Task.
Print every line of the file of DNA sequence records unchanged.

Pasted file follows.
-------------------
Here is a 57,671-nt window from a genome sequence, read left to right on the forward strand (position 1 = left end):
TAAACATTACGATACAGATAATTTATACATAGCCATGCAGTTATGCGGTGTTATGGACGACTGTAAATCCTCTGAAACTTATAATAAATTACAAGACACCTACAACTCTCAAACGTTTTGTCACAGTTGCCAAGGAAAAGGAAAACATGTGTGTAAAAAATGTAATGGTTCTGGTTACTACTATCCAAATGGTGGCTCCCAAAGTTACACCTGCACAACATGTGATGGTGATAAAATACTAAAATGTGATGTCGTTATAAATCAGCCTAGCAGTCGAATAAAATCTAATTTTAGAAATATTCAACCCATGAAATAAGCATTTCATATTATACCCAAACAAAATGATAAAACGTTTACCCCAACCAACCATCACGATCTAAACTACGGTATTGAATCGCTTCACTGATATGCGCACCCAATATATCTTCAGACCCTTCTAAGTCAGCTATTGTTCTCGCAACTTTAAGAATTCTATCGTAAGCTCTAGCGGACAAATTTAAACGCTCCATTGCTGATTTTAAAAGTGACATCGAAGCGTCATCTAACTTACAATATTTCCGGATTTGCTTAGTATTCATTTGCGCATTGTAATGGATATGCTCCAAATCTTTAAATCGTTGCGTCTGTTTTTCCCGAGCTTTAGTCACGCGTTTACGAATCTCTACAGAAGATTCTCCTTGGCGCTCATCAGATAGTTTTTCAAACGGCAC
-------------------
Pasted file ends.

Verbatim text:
Here is a 57,671-nt window from a genome sequence, read left to right on the forward strand (position 1 = left end):
TAAACATTACGATACAGATAATTTATACATAGCCATGCAGTTATGCGGTGTTATGGACGACTGTAAATCCTCTGAAACTTATAATAAATTACAAGACACCTACAACTCTCAAACGTTTTGTCACAGTTGCCAAGGAAAAGGAAAACATGTGTGTAAAAAATGTAATGGTTCTGGTTACTACTATCCAAATGGTGGCTCCCAAAGTTACACCTGCACAACATGTGATGGTGATAAAATACTAAAATGTGATGTCGTTATAAATCAGCCTAGCAGTCGAATAAAATCTAATTTTAGAAATATTCAACCCATGAAATAAGCATTTCATATTATACCCAAACAAAATGATAAAACGTTTACCCCAACCAACCATCACGATCTAAACTACGGTATTGAATCGCTTCACTGATATGCGCACCCAATATATCTTCAGACCCTTCTAAGTCAGCTATTGTTCTCGCAACTTTAAGAATTCTATCGTAAGCTCTAGCGGACAAATTTAAACGCTCCATTGCTGATTTTAAAAGTGACATCGAAGCGTCATCTAACTTACAATATTTCCGGATTTGCTTAGTATTCATTTGCGCATTGTAATGGATATGCTCCAAATCTTTAAATCGTTGCGTCTGTTTTTCCCGAGCTTTAGTCACGCGTTTACGAATCTCTACAGAAGATTCTCCTTGGCGCTCATCAGATAGTTTTTCAAACGGCAC